It has been a dream to be face-to-face, talking about Saagar with the Psychiatric community. In the past 7 years that has not really happened. On Wednesday, the 15th of September, I got as up close as possible with an entire department of roughly 100 psychiatrists and Therapists at differing levels of experience and practice. They were in New York and I was here, in London. The Grand Round was organised by a colleague, Prof Mike Myers, who gave it the title:
‘Losing a Son to Suicide: How One Mother is Opening Hearts and Minds Around the World’
After a cordial ‘meet and greet’, the film ‘1000 days’ was screened. It was followed by complete silence. Same as the previous time it was screened. And the time before. Each time the audience was left speechless.
After a long minute I gently stepped in with the assurance that this was a normal response. I invited questions and comments. I thanked them for the work they do and acknowledged how difficult it is for the profession to deal with such losses. I shared my hope that the film will deepen their insights into the human element of such deaths and the value of forging partnerships with bereaved families.
What followed was a fulsome, creative and holistic exchange of ideas.
“What led you to make this film and share your life in this way?” one young Resident asked me.
“I could only work with what I had and do what was in front of me. When I could write, I wrote. When I could speak, I spoke. When I could learn, I learnt. From the moment I heard the news of Saagar’s death, my only intention was that this must stop. No one should have to suffer the way Saagar did or the way I and his friends do. This film came about because it’s time we recognize that these lives are worth talking about, that the desire to end one’s suffering is a normal human desire and that we all have a role to play.”
Winner – BEST DOCUMENTARY – Swindon Independent International Film Festival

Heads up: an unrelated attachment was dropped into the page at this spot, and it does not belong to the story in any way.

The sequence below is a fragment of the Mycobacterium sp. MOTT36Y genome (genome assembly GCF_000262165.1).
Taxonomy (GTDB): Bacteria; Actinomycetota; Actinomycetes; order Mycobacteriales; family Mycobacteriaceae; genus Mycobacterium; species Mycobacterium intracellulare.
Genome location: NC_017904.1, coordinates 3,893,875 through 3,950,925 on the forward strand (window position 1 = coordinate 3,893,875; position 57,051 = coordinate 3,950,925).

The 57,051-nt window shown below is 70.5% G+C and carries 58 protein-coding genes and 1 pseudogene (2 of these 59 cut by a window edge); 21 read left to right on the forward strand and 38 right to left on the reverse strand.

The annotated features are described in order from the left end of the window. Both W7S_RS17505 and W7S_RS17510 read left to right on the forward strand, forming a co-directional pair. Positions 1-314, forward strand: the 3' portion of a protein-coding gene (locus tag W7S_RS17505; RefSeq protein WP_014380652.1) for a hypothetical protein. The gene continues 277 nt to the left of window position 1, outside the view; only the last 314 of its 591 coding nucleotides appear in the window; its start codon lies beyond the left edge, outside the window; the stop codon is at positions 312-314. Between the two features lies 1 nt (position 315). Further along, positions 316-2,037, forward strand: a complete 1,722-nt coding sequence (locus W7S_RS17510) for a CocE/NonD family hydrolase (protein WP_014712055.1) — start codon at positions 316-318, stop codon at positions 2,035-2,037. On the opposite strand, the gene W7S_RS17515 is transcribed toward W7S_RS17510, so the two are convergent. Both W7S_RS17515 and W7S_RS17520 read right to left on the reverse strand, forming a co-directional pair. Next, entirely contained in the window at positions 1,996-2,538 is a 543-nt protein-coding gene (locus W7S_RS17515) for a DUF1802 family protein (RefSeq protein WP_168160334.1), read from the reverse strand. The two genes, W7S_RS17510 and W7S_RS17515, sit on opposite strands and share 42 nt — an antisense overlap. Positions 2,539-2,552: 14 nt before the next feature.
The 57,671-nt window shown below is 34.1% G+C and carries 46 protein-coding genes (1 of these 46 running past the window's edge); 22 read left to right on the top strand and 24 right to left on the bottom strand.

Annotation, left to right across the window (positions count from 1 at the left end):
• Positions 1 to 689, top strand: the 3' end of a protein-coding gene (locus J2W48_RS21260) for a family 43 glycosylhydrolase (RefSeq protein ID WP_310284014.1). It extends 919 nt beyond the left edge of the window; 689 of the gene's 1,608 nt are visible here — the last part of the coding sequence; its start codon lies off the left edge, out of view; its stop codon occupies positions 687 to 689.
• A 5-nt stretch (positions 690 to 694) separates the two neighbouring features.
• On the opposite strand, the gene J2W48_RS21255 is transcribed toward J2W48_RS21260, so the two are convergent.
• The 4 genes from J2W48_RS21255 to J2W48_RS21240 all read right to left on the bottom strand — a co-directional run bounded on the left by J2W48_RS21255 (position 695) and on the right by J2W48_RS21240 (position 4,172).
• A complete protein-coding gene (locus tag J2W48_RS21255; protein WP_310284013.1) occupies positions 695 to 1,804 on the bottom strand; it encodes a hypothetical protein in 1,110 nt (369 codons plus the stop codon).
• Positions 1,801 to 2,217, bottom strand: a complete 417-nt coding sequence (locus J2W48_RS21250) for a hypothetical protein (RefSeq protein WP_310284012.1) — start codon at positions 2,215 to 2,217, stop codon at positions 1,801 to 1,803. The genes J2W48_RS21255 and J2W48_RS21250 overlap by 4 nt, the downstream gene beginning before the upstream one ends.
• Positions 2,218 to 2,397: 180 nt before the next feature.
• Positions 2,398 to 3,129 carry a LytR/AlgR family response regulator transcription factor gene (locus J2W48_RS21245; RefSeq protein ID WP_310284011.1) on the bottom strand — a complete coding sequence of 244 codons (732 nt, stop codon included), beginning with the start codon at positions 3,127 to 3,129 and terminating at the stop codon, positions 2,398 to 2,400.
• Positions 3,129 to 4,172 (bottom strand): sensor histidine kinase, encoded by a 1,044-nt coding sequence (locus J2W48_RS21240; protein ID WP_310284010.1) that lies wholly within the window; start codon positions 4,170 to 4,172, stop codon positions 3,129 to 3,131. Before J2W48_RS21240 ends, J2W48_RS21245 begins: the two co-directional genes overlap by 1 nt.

Winner – Brighton Rocks Film Festival – Spirit Award
Winner – Compassion Film Festival Colorado – Reflections of Love People’s Choice Award
Nominee – Morehouse College Human Rights Festival Atlanta (winners yet to be announced)
Semi Finalist – Gold Coast International Film Festival – New York
Nominee – Long Story Shorts International Film Festival
Upcoming festivals where the film can be watched starting 23rd September 2021. Tickets available now.
Morehouse College Human Rights Film Festival – fosters ongoing discussions about human rights and social and political issues.
September 23 – 25 https://morehousehumanrightsfilmfestival.com/2021-film-guide/
‘1000 Days’ at Women Over Fifty Film Festival:
WOFFF is an inclusive, international film festival celebrating women over 50 in front of, and behind the camera.
25 Sept – 2 Oct – tickets on sale
”Bringing people closer and keeping them deeply connected despite social isolation.”
“Keeping the silk threads of human bonds as strong as ever.”
I’m so pleased that your beautiful film was so well received. I spent 7 years in mental health nursing in the 70’s much of that time caring for people with enduring mental illness. How much has really changed when even 5 years ago I was party to a discussion about building design with an entrance concealed for mental health services patients. Whilst we seem to be more aware of the everyday stresses and strains upon mental well-being I still believe there remains a real lack of understanding in relation to the internal torture of an illness that usually has no physical manifestations. I am sure this brilliant film will highlight the real human cost. With love Ros xxx
Amazing work Sangeeta. I truly hope it brings change. From evidence on the Facebook page, NHS treatment of those suffering mental illness falls short in so many ways. It is so heartbreaking to read their stories. Big hugs.